Oceanic plateaus are large igneous provinces formed by extraordinary eruptions that create thick oceanic crust, whose structure is poorly known owing to the lack of deep-penetration seismic data. Multichannel seismic (MCS) reflection and wide-angle refraction data allow us to show Moho structure beneath a large part of the Shatsky Rise oceanic plateau in the northwest Pacific Ocean. Moho reflectors in the two data sets can be connected to trace the interface from the adjacent abyssal plain across much of the interior. The reflectors display varied character in continuity, shape, and amplitude, similar to characteristics reported in other locations. Beneath normal crust, the Moho is observed at ~13 km depth (~7 km below the seafloor) in MCS data and disappears at ~20 km depth (~17 km below the seafloor) beneath the high plateau. Moho at the distal flanks dips downward towards the center with slopes of ~0.5°-1°, increasing to 3°-5° at the middle flanks. Seismic Moho topography is consistent with Airy isostasy, confirming this widely-applied assumption. Data from this study show that crustal thickness between the massifs in the interior of the plateau is nearly twice normal crustal thickness, despite the fact that this crust records apparently normal seafloor spreading magnetic lineations. The Moho model allows improved estimates of plateau area (5.33×105 km2) and volume (6.90×106 km3), the latter assuming that the entire crust was formed by Shatsky Rise volcanism because the massifs formed at spreading ridges. This study is unique in showing Moho depth and structure over an extraordinarily large area beneath an oceanic plateau, giving insight to plateau structure and formation.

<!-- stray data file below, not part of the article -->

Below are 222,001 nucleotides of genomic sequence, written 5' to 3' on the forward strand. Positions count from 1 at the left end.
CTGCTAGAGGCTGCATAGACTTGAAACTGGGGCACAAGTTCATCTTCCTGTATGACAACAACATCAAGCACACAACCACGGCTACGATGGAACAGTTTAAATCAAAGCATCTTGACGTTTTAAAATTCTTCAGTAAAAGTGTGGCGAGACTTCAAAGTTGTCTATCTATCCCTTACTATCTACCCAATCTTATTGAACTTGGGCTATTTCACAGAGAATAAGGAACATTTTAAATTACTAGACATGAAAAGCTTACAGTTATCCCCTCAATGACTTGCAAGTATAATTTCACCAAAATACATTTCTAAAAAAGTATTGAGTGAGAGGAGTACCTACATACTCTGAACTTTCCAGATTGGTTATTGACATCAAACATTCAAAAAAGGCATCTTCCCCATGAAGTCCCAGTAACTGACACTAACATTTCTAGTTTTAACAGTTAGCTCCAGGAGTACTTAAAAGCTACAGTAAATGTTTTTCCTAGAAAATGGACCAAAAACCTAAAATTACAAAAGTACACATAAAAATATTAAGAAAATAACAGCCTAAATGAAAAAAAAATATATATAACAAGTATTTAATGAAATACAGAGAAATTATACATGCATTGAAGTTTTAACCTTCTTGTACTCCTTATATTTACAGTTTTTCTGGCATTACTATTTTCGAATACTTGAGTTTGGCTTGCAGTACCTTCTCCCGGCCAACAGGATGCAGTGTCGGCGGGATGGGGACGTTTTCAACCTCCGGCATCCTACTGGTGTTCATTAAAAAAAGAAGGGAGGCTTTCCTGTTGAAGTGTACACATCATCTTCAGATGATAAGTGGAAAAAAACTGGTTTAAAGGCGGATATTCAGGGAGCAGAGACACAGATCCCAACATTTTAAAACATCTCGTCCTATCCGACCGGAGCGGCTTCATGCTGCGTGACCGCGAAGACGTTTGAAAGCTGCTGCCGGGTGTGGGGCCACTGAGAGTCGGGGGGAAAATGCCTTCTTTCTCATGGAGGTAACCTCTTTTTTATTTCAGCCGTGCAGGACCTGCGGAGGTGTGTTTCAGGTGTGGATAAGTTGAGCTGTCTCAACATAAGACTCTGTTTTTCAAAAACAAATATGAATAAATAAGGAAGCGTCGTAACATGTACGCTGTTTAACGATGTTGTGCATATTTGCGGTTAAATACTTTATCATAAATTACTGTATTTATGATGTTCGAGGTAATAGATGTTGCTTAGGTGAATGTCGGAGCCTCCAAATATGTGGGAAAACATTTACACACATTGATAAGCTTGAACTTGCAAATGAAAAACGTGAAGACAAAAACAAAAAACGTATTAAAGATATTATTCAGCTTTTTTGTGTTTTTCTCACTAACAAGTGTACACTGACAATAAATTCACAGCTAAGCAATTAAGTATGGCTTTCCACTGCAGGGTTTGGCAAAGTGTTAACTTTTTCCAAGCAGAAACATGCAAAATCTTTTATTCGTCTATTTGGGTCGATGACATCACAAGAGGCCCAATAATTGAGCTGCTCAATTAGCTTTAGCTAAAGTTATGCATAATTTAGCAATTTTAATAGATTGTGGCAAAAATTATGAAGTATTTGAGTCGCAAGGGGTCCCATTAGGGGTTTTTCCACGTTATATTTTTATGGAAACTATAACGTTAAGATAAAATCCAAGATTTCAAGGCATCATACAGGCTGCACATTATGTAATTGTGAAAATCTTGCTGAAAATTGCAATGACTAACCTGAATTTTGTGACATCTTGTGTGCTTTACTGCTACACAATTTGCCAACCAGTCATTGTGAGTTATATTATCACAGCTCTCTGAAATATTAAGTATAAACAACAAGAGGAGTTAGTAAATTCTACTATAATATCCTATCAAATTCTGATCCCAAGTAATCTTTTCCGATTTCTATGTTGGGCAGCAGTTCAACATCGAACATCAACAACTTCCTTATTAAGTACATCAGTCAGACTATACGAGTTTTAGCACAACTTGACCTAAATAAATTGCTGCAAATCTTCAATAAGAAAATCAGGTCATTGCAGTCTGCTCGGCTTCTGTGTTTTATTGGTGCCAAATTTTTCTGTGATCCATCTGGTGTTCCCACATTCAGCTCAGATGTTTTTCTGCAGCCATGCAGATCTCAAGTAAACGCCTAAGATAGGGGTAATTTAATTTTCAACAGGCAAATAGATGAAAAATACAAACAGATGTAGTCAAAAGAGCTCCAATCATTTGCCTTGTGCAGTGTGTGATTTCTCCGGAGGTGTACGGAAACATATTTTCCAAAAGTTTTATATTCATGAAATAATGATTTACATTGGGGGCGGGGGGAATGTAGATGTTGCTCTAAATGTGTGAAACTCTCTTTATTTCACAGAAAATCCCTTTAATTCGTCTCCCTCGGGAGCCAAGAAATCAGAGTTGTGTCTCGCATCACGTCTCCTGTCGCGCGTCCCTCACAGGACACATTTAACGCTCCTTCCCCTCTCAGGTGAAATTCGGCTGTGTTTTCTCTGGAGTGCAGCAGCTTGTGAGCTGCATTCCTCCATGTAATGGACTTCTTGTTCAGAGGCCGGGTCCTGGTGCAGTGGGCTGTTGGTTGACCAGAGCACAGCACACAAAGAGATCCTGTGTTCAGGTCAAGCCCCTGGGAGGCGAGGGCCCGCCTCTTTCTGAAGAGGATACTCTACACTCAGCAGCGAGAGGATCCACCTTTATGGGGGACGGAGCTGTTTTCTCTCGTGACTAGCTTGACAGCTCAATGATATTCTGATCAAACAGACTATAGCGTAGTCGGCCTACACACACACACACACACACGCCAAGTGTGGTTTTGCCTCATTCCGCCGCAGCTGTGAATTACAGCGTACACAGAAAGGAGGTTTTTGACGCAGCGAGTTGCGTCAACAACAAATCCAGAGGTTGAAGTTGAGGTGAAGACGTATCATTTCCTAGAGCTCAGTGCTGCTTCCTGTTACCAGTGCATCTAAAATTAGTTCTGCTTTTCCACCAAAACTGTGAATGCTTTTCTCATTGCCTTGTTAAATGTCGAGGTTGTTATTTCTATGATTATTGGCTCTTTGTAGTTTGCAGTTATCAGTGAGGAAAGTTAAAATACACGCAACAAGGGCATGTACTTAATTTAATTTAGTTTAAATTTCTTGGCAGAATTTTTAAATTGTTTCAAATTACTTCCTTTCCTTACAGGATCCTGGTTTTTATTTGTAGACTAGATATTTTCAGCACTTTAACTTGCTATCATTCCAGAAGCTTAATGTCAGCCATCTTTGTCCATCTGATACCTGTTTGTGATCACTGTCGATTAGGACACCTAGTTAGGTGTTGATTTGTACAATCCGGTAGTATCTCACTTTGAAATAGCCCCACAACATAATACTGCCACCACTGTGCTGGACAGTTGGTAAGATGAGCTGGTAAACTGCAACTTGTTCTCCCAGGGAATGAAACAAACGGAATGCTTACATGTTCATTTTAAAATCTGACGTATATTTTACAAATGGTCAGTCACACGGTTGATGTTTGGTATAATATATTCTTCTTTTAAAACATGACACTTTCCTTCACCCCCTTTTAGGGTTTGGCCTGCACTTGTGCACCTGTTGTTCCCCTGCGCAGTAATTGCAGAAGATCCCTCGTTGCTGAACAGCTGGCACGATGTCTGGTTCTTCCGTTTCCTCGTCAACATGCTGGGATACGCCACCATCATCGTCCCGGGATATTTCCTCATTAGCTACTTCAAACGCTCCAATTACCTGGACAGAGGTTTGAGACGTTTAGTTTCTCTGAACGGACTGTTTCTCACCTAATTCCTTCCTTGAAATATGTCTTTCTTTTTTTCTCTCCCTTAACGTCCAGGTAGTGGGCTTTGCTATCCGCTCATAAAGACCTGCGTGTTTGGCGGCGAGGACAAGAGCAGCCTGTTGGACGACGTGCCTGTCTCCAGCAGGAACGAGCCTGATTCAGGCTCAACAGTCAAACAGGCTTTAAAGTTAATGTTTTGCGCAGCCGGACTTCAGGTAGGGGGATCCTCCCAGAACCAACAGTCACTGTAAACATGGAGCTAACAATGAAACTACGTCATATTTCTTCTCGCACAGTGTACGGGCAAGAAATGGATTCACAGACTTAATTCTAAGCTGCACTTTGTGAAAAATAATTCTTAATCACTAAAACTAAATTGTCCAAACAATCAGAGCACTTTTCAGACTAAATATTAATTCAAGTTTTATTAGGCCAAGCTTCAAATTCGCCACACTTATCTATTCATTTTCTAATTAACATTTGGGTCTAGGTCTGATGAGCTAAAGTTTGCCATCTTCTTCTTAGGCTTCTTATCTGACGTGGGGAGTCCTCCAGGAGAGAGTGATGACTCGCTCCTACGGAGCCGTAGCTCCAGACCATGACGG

Zhang, J., Sager, W. W., & Korenaga, J. (2016). The seismic Moho structure of Shatsky Rise oceanic plateau, northwest Pacific Ocean. Earth and Planetary Science Letters, 441, 143–154. https://doi.org/10.1016/j.epsl.2016.02.042